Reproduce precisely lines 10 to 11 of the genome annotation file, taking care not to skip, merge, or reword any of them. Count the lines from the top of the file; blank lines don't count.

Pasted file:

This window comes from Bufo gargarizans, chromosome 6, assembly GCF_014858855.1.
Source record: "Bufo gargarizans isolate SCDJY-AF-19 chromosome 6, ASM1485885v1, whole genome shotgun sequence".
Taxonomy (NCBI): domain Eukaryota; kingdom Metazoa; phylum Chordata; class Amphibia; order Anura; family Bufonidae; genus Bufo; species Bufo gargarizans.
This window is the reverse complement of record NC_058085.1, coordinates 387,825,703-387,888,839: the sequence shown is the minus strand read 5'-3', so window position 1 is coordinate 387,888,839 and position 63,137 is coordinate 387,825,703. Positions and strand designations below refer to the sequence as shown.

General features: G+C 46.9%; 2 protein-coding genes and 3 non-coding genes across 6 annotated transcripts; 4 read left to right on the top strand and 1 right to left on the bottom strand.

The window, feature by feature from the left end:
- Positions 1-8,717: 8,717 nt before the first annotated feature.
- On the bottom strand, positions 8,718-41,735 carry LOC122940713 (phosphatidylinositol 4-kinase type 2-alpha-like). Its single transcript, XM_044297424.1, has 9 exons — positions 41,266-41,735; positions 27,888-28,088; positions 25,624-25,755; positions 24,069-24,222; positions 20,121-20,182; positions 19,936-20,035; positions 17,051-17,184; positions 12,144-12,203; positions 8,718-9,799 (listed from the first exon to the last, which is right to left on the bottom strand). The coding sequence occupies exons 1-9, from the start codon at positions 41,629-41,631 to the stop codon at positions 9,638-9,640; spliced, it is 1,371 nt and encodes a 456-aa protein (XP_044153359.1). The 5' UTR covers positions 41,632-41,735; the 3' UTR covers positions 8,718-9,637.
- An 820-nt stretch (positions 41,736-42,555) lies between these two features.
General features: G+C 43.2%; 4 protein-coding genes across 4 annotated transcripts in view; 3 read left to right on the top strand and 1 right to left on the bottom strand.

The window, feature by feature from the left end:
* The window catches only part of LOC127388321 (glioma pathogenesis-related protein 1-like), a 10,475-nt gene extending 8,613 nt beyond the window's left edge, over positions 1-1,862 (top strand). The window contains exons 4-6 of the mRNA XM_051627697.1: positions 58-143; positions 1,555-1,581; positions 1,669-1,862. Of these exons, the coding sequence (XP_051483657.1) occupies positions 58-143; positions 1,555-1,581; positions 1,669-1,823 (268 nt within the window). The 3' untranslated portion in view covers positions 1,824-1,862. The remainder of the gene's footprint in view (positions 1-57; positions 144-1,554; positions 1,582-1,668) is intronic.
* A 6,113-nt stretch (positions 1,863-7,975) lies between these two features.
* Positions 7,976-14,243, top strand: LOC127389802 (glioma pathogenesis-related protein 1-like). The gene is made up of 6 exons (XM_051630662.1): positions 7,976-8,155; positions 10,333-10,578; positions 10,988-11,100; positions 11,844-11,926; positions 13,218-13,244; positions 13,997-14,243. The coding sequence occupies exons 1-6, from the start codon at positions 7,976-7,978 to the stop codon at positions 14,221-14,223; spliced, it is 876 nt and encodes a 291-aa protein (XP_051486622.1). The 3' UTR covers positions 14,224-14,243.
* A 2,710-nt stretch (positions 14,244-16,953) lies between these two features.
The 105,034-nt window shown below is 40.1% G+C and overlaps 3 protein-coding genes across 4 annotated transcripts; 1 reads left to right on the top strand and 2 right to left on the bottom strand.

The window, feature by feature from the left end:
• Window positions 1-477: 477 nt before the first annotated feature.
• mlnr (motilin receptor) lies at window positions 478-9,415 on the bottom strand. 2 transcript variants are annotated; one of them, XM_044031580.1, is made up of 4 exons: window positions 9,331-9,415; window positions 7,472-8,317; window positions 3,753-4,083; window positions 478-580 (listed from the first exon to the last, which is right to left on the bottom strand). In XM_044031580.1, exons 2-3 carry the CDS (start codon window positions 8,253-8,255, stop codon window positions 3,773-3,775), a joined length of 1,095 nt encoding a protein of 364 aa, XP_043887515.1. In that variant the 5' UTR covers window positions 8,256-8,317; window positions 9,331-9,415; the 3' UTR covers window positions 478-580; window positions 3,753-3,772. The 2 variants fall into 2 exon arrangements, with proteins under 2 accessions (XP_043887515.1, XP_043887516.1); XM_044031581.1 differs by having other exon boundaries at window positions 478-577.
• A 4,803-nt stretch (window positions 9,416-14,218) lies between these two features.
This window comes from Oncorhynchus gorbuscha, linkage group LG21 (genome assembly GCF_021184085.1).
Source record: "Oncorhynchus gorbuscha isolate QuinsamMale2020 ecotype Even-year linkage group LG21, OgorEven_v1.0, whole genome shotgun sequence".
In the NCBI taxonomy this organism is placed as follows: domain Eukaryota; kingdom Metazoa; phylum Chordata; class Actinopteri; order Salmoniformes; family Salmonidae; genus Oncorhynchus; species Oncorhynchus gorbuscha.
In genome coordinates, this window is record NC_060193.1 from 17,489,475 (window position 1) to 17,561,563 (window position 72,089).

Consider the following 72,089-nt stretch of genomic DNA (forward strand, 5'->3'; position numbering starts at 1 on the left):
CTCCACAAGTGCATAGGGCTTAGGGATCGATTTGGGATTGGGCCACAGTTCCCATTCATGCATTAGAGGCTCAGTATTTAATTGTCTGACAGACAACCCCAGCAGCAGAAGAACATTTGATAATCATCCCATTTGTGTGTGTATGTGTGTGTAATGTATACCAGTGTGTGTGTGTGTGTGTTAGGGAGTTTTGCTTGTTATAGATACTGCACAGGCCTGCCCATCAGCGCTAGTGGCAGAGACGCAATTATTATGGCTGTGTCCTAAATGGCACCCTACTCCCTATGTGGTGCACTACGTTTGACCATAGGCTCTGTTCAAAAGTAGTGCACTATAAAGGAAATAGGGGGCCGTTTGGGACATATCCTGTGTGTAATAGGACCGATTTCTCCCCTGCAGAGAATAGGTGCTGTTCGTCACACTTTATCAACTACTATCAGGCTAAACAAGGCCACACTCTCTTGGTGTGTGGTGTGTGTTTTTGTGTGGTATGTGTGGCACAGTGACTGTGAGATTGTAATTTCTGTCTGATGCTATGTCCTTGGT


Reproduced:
General features: G+C 43.2%; 4 protein-coding genes across 4 annotated transcripts in view; 3 read left to right on the top strand and 1 right to left on the bottom strand.

The window, feature by feature from the left end: